During sea trials, the ship’s engines are put through the paces. Full speed trials are conducted (in both forward and reverse), and a “crash stop” is performed. This involves running the ship at full speed, then abruptly stopping her forward motion. Her propulsion is then thrown into reverse, and the distance measured between the time the order was given and the time the ship came to a stop. This simulates an emergency situation where an object is located dead-ahead and cannot turn to avoid collision.
The ship’s turning capabilities are tested, including the heel angle during maximum turns. Much like an airplane, a ship will roll slightly when changing course. This test determines the maximum heel angle for the vessel.
Thrusters, anchors, fire doors, watertight doors, lifeboats, davits, general alarm signals, and more are tested during this phase. If issues are found, the ship returns to the yard for additional tweaking. If not, she sails back to resume the last of her interior fitting out.
The ship’s staterooms are also installed during this phase. Rather than constructing each one from scratch, they are built and assembled off-site and arrive at the shipyard complete with electrical wiring, plumbing, and all furniture, including beds, pre-installed. The floor, walls, and ceiling are already in place. Stateroom units are inserted onto their respective deck through a hole cut in the hall, and are then moved into location and welded into place.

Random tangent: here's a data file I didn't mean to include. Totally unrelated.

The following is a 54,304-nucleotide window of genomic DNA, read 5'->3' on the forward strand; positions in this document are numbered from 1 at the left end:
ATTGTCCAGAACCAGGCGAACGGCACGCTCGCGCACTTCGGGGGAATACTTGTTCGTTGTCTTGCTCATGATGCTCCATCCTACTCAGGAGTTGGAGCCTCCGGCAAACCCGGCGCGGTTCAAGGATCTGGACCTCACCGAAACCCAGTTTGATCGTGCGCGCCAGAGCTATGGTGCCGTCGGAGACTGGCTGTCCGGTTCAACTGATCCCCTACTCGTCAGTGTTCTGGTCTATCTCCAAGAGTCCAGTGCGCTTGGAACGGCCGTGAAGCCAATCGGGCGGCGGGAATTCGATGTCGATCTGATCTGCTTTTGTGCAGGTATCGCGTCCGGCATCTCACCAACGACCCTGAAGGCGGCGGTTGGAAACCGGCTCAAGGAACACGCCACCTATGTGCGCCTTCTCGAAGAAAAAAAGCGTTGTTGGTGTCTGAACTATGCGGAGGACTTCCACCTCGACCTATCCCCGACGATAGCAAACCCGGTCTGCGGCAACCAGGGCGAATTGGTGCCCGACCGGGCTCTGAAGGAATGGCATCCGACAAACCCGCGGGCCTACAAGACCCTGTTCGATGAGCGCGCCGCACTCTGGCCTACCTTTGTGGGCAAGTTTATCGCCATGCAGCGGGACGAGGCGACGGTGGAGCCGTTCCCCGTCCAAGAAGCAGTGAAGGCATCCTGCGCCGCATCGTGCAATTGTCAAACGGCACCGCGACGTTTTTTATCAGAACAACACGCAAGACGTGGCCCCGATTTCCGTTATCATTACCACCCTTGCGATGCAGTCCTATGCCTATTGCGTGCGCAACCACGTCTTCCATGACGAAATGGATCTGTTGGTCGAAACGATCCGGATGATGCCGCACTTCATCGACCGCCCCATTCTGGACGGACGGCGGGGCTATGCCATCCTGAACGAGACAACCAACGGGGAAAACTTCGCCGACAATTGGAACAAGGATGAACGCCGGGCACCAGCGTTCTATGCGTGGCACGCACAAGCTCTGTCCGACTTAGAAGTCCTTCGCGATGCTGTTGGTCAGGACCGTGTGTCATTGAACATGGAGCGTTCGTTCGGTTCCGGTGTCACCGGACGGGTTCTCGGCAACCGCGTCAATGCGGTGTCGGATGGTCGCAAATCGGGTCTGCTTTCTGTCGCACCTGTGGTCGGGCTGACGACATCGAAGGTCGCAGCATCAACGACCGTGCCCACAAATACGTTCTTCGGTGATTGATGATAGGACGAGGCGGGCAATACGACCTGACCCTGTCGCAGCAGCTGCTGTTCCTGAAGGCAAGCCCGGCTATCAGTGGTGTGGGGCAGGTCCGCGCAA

The one exception to this modular approach is suites, many of which are constructed on-site due to their large size and highly customized nature.
Once this is done, the ship leaves the yard once again for a final set of sea trials before being officially handed over to the cruise line.
Italian shipbuilder Fincantieri is alone responsible for constructing an impressive number of cruise ships sailing the oceans today. Founded in 1959, their famous yards have been the birthplace of some of the most popular vessels of our time, including every Holland America ship since 1992, every Princess Cruises ship since 1990, Silversea’s 2009-built Silver Spirit, Cunard’s Queen Victoria and Queen Elizabeth, and Carnival’s newest duo, Carnival Dream and Carnival Magic.
Since 1995, Fincantieri has held at least 25% of the entire cruise newbuild market, a figure which has risen to over 50% in some years. They have constructed over 60 cruise ships since the debut of their first newbuild, the striking Crown Princess of 1990. Designed by noted architect Renzo Piano, Crown Princess put Princess Cruises on the map with her unique dolphin-inspired styling above the ship’s navigation bridge. During the early 1990’s, Crown Princess and sister ship Regal Princess were some of the most widely-photographed cruise vessels in the world. She now sails for P&O Australia. In 2006, Fincantieri delivered the second Crown Princess for Princess Cruises.
Curious to know more about Fincantieri? Pay a visit to their website for full details on their products and the company’s history. Be sure to check out their exceptionally well-done video gallery for shots of some of your favourite cruise ships under construction.